Running.

By Ben Mathewson.

I’ve always liked the idea of running, but have been pathetic at it! I easily get short of breath and sometimes fall clumsily. I especially hated being forced into running at carnivals. I remember one race I was in; where an asthmatic passed me with his trainer- and by the time I did get to the finish line, the judges had packed away the flags! I kid you not! The reason I want to take up this bizarre sport is to do with fascination and improvement. Although I’m terrible at it, I’m fascinated at how runners just love it!. I also want to see an improvement in my frame, which is slowly diminishing.

Why Run?

There are loads of physical reasons to run! It can improve your cardiovascular system, strengthen your muscles, burn calories, and help to maintain a healthy weight- for a start! The other reasons, which interest me personally about running, are the psychological side effects. Studies have shown that running can:

decrease the symptoms of depression: According to Craft and Perna, in the Journal of Clinical Psychiatry, regular exercise can be used to quite significantly lower depression, especially when used together with other psychological treatments like Cognitive behaviour Therapy – commonly used by counsellors (like me!) to tackle it.

Alleviates some anxiety: The Anxiety and Depression Association of America notes that people who took regular vigorous exercise were 25 percent less likely to develop depression or an anxiety disorder within the following five years. The study also showed that just a brisk walk or other simple activity could deliver several hours of relief from anxiety-  in the same way that you might take an aspirin for a headache.

It can increase creativity and improve memory: The findings by neurologist Wendy Suzuki are still being examined, but scientists do know that exercise-  especially aerobic workouts like running, will stimulate a thing called Brain Derived Neurotrophic Factor (BDNF), which supports the growth of new brain cells in the hippocampus. There is a suggestion that this type of exercise enhances memory and a person’s ability to ‘imagine new situations’- one practical aspect of creativity.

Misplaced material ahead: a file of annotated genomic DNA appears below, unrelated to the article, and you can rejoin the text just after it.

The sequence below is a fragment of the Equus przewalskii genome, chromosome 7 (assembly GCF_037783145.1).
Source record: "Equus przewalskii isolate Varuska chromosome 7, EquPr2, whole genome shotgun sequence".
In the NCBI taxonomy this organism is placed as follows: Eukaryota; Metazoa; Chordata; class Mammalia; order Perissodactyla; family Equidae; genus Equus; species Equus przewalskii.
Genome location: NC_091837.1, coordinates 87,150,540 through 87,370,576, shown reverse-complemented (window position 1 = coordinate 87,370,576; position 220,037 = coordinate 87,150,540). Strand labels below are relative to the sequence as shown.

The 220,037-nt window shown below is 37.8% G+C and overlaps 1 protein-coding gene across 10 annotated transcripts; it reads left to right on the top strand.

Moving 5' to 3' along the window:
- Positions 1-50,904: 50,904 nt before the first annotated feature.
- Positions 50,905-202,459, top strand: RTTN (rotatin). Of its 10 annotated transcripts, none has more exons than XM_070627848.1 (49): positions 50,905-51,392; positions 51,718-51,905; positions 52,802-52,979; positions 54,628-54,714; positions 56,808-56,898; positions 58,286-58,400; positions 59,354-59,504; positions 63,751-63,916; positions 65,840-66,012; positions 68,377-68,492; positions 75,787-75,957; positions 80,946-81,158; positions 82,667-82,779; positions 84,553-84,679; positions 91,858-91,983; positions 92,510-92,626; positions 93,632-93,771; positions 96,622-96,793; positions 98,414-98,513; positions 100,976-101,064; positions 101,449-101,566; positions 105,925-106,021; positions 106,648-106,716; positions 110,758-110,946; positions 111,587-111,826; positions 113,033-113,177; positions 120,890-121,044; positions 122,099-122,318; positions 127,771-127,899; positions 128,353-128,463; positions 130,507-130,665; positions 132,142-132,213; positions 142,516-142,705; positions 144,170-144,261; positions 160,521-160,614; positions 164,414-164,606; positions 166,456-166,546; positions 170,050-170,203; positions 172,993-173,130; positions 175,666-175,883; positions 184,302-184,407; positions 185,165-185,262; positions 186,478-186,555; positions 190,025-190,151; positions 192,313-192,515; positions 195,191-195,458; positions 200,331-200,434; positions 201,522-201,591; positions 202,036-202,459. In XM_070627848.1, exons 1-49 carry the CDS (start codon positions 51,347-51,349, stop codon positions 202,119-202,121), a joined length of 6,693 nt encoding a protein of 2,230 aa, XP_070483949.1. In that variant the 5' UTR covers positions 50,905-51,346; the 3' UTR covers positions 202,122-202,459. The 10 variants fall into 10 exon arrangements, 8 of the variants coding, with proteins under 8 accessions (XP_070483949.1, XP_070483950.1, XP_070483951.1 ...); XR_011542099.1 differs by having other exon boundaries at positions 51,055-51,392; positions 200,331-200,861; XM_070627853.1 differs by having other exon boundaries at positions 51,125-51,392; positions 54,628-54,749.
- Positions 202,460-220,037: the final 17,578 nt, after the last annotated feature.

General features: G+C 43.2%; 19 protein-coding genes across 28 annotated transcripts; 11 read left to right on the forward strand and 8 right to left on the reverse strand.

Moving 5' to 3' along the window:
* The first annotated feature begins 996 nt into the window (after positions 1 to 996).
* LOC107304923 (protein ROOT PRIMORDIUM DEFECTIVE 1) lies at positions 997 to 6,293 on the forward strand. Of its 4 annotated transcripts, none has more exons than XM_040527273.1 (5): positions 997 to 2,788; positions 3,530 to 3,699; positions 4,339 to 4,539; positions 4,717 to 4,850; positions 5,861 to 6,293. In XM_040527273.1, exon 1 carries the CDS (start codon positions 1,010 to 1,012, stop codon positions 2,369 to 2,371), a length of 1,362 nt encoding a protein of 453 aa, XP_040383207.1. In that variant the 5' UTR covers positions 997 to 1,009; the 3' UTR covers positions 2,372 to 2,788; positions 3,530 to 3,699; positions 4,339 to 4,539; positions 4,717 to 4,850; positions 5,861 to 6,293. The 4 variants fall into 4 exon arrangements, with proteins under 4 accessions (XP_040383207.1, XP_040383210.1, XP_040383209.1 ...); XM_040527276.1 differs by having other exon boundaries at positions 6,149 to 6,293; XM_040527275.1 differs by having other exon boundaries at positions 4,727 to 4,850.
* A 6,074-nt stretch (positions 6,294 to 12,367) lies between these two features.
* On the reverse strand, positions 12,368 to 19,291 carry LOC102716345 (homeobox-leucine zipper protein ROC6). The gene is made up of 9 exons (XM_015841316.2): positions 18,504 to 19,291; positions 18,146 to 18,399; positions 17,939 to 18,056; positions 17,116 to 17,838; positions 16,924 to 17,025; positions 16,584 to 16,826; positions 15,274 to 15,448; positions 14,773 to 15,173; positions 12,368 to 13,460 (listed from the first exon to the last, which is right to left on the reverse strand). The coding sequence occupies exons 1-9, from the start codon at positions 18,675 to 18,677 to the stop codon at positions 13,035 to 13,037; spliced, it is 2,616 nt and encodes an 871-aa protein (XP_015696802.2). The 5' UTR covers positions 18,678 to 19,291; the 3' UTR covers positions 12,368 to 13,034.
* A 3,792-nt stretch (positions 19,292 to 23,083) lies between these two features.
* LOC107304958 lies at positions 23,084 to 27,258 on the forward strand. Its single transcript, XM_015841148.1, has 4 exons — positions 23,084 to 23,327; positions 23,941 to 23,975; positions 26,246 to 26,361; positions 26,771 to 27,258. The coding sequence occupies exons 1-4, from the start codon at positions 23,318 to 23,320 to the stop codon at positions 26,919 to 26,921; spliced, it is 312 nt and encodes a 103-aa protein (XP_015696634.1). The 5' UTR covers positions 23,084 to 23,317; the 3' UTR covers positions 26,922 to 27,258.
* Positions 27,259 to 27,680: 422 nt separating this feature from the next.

Starting slowly

I don’t usually run and I also have other pains in my body, so I’m starting slowly. In many of the articles I read, people who are unused to running need to acclimatise themselves to the new routine. Runners world suggests warming up for 5 – 10 minutes. (Probably should have read that before I started!) Runners world also suggests doing a combination of short bursts of running in between bouts of walking.

The ‘track’ I did today, and in the foreseeable future, is a mixture of grass and cement surface. My route starts from the flats behind my house and slopes downwards. As an extra challenge, the second leg involves climbing up the steeply inclined road to return to my house. I also pass Mcdonalds, which I would not advise for a beginner at exercise or a beginner on GAPS!

I think most of all I love the feeling of running. The wind in my hair, the sunlight on my face, and just enjoying the process of moving. Many people hate running, because they see it as a pointless exercise- but running is just as meditative as you make it. Any exercise you take up will not be useful if you maintain your stress while doing it.

  •  ~ My Running shoes ~

I say all of this with caution. Just like anything, it’s easy to start something then wonder if it’s all worth it- so I brought cheap running shoes with the expectation that I need to buy shoes anyway. I don’t know if I will ever run in any kind of serious way; but for now, I’m just enjoying doing it as a new challenge.

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